Oh, praise their noodly appendages - the buns are back! =:D First, the old aerial testing site, where three were craning forth to reach the delicious blackberries beginning to turn ripe. Then.. not much, actually, at the main spot, so I wandered along the footpath (thankfully now cleared - in summertime, it can grow all but impassable with nettles and tall grasses) over to another spot, where I took Momentary, but hadn't seen any activity since about October 2014. And there were two there! =:D (And plenty of droppings on the footpath leading there, too) Encouraged, I headed back to the "main" spot, and found up to eight going about their business in the final hour of the day.

I suppose I don't have to tell anyone here just how much that encourages me for their future. ^_^



And this shot caught my eye, for their jaunty little grin. ^_^



BTW, these days, I'm using the full size images, resized to window width - is that working out for everyone? It does mean higher image file sizes, but I'm thinking that's a fairly small difference these days; the grin above, f'rex, is about 131K for the 800px version I would've used previously, and 245K for the full 1440px version. This way, I can accommodate folks viewing in very wide browser windows, and even with cellular connections, it feels like a modest hit - and as a bonus, you're able to save the full size version by simply dragging it from the browser. Though it's always welcome to receive faves on Flickr, I'll admit. ^_^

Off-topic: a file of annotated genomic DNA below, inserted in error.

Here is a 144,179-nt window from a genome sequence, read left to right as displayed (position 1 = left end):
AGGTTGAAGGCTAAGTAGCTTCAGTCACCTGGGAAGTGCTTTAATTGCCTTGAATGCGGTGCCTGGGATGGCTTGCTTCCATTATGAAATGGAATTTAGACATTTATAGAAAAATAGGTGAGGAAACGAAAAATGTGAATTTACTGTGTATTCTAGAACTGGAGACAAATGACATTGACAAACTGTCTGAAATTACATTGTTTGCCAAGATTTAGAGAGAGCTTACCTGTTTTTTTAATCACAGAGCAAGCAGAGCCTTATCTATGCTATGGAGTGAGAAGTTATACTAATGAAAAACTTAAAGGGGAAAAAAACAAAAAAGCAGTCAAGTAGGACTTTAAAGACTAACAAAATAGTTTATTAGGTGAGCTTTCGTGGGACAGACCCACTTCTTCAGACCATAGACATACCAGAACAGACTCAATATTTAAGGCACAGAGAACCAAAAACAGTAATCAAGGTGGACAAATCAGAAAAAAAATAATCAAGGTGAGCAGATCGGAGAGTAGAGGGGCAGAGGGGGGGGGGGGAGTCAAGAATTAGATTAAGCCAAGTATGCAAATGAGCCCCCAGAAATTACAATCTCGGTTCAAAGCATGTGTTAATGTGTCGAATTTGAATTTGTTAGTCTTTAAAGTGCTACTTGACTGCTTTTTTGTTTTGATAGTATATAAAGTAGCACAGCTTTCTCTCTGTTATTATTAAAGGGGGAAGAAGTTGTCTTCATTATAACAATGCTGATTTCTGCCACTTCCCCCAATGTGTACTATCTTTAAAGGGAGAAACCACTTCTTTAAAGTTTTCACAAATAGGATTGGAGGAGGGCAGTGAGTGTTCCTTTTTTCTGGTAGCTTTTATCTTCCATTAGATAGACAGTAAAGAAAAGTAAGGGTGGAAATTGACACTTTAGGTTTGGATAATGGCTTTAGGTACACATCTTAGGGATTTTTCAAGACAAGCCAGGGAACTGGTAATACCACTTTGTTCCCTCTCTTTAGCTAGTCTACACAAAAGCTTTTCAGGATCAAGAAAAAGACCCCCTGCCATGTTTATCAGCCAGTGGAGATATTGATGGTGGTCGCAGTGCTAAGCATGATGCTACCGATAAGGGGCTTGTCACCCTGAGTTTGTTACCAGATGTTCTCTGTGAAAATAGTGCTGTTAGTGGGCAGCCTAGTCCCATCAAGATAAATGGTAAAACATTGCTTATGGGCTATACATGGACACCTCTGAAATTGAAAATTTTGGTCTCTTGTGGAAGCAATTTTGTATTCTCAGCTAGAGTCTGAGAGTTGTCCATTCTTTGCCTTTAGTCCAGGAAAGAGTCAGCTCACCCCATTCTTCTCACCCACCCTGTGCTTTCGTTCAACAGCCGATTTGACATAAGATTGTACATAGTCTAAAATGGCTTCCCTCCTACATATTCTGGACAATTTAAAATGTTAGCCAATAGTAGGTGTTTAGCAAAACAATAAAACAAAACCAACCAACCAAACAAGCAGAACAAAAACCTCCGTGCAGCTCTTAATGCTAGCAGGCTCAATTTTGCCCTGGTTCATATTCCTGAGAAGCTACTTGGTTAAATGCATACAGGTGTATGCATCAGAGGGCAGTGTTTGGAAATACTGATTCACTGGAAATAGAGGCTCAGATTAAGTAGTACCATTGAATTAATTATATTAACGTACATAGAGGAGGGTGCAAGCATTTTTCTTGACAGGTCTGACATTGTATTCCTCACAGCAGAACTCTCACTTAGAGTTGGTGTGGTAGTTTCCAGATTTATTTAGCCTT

Woohoo! And following on from my mention last month that Mojave b2 apparently broke Aperture importing directly from the D500 (tethered, as Nikon's finally discovered USB3, and I don't have an XQD card reader), it would appear that the recent b7 fixed that - at least, a test import using the new OS worked perfectly normally. ^_^ True, I may have to find an alternative someday, but I'm in no hurry - Aperture works as well as it ever has, with all the processing options you'll want, nestled within an easy to use management system. I wonder if Serif will indeed eventually come out with their equivalent? It's been rumored for a few years now that they intend to, but it seems, from what I can glean from the company forum, to remain gently simmering away under development. They're the people I'd like to see such a replacement come from, as their UIs feel good to me, especially versus Adobe's. I did file an official bug report, but that was closed rather swiftly, noting Aperture was discontinued and no longer supported - which is certainly true, but it wasn't a change to Aperture that broke things. So, who knows? With this fix, maybe someone there does still care about Aperture. ^_^